Factors Influencing Radon Mitigation Behaviors Among Utah Residents
For most individuals, the greatest proportion of radon exposure occurs in the home. Residential radon exposure, however, can be minimized through testing and mitigation. The purpose of our study was to explore mitigation behaviors among individuals who learned their home had high levels of radon (?4.0 pCi/L or 148 Bq/m3). We enrolled participants (N = 110) from among individuals who visited the Utah County Health Department to purchase a radon test kit. Of those participants with a residential radon level ?4.0 pCi/L (31%), only 23% performed mitigation within approximately four months after they learned their homes had high radon levels. Traits such as older age, identifying as female, and magnitude of radon level appeared to be associated with performing radon mitigation. Inconvenience and cost appeared to be reasons for not performing radon mitigation. Our findings add to a growing number of studies that document a gap between testing, mitigation, and associated factors. These factors might be best addressed by multifaceted interventions that address policies, risk perception, cost, and other barriers.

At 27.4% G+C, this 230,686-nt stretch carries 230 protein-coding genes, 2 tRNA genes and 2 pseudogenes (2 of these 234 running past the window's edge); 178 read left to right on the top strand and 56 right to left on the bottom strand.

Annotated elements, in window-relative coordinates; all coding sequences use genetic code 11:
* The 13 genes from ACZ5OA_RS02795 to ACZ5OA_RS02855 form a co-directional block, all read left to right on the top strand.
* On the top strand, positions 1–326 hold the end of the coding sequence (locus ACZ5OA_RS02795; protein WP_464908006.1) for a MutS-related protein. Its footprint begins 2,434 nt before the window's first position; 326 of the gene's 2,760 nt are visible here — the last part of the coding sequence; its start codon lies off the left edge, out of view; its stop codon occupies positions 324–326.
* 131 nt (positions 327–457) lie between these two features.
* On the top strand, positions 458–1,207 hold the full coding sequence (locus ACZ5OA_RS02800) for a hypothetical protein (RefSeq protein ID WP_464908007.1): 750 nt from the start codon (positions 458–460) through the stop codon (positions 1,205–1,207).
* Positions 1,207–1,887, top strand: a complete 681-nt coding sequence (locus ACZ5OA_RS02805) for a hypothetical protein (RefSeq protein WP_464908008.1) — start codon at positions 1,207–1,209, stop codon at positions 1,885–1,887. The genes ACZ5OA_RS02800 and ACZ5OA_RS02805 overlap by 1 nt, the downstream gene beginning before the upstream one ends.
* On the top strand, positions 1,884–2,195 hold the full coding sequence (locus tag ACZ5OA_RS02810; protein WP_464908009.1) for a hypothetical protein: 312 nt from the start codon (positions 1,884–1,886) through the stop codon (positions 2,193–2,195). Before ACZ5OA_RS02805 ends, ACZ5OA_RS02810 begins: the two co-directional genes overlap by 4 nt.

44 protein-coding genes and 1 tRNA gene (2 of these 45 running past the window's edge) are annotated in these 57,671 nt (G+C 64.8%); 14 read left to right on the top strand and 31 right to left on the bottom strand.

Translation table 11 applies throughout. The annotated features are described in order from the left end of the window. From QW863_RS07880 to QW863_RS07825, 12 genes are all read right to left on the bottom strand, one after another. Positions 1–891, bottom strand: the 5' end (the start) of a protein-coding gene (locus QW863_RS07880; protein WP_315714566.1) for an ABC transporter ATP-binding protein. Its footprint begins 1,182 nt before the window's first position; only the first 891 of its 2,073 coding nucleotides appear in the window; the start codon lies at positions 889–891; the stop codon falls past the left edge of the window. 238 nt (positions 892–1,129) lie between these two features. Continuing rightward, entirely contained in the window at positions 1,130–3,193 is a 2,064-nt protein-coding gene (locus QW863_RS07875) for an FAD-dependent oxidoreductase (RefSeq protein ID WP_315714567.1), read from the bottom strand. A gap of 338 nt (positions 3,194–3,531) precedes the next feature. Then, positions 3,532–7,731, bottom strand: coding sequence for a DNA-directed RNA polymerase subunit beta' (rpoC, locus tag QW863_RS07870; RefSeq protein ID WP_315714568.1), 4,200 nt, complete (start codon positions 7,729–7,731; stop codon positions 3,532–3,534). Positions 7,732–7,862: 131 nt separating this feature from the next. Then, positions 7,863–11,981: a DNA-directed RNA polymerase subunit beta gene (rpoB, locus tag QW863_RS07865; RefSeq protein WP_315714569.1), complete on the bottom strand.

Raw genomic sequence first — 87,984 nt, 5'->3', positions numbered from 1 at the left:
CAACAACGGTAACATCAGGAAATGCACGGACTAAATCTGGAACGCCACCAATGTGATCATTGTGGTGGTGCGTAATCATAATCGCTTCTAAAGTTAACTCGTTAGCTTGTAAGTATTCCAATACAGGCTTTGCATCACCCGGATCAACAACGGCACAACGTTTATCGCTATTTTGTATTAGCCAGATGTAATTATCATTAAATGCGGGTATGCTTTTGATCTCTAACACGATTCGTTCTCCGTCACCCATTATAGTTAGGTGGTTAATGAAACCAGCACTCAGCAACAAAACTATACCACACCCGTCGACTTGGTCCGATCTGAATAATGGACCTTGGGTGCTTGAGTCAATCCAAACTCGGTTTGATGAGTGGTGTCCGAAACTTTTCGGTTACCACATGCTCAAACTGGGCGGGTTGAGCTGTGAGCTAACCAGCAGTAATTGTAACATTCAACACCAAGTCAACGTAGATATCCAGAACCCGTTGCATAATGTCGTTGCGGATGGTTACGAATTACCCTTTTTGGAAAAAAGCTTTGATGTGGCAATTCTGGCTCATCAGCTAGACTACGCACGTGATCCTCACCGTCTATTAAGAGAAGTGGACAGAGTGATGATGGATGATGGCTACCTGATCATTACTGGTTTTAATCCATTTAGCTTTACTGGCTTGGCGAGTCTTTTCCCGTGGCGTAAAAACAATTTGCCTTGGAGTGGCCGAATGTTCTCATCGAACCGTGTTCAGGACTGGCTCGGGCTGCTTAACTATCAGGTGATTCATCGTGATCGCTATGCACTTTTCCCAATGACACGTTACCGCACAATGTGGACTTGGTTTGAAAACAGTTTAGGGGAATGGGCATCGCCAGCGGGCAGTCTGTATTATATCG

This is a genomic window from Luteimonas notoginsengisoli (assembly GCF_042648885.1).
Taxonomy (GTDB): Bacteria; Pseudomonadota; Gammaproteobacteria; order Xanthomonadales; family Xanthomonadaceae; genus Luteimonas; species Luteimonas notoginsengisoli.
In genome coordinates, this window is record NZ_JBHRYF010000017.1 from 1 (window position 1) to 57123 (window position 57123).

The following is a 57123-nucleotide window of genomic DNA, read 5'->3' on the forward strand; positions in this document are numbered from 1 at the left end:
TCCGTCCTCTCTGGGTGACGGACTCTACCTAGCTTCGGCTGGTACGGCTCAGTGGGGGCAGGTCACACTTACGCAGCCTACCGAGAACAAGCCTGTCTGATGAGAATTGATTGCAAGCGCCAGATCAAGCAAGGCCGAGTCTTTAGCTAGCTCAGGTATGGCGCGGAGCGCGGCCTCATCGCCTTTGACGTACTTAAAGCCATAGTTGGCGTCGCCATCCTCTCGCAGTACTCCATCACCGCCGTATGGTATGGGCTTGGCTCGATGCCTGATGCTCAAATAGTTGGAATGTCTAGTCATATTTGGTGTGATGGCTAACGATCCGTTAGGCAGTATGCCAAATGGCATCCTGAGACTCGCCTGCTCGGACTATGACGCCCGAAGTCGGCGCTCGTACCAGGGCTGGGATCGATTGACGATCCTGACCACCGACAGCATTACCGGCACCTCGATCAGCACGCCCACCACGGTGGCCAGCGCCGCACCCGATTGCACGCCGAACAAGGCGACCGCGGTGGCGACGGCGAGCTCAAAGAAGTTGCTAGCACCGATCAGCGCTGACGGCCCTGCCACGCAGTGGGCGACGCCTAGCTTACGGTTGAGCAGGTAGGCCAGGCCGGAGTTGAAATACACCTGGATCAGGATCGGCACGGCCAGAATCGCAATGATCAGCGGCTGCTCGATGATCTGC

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Speaker / Author:
James D. Johnston, MSPH, PhD, CIH, Department of Public Health, Brigham Young University
Siena F. Davis, MPH, CPH, CHES, Department of Public Health, Brigham Young University
Gabriel S. Ghanadan, Department of Public Health, Brigham Young University
Andrea M. Jensen, CHES, AE-C, Division of Environmental Health, Utah County Health Department
Bryce C. Larsen, MPA, LEHS, Division of Environmental Health, Utah County Health Department
John D. Beard, MPH, PhD, Department of Public Health, Brigham Young University